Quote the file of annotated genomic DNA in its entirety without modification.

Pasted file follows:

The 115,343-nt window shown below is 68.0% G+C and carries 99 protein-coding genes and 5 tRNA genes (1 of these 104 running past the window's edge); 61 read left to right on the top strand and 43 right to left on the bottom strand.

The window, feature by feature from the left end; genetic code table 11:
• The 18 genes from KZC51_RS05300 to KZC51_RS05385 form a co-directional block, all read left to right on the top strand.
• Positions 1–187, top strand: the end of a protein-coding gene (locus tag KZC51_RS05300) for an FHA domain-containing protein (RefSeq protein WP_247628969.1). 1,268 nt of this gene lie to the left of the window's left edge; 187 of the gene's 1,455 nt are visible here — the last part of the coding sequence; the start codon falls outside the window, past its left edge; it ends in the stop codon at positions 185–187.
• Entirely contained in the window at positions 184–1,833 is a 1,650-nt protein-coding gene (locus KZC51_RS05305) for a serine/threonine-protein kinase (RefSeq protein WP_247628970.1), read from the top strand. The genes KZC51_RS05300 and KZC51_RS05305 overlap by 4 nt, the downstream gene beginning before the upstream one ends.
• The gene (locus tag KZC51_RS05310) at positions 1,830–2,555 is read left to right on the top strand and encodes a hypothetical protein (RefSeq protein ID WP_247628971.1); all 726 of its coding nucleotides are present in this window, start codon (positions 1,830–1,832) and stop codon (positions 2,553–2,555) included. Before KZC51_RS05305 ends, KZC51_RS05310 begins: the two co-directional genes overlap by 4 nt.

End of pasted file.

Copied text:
The 115,343-nt window shown below is 68.0% G+C and carries 99 protein-coding genes and 5 tRNA genes (1 of these 104 running past the window's edge); 61 read left to right on the top strand and 43 right to left on the bottom strand.

The window, feature by feature from the left end; genetic code table 11:
• The 18 genes from KZC51_RS05300 to KZC51_RS05385 form a co-directional block, all read left to right on the top strand.
• Positions 1–187, top strand: the end of a protein-coding gene (locus tag KZC51_RS05300) for an FHA domain-containing protein (RefSeq protein WP_247628969.1). 1,268 nt of this gene lie to the left of the window's left edge; 187 of the gene's 1,455 nt are visible here — the last part of the coding sequence; the start codon falls outside the window, past its left edge; it ends in the stop codon at positions 185–187.
• Entirely contained in the window at positions 184–1,833 is a 1,650-nt protein-coding gene (locus KZC51_RS05305) for a serine/threonine-protein kinase (RefSeq protein WP_247628970.1), read from the top strand. The genes KZC51_RS05300 and KZC51_RS05305 overlap by 4 nt, the downstream gene beginning before the upstream one ends.
• The gene (locus tag KZC51_RS05310) at positions 1,830–2,555 is read left to right on the top strand and encodes a hypothetical protein (RefSeq protein ID WP_247628971.1); all 726 of its coding nucleotides are present in this window, start codon (positions 1,830–1,832) and stop codon (positions 2,553–2,555) included. Before KZC51_RS05305 ends, KZC51_RS05310 begins: the two co-directional genes overlap by 4 nt.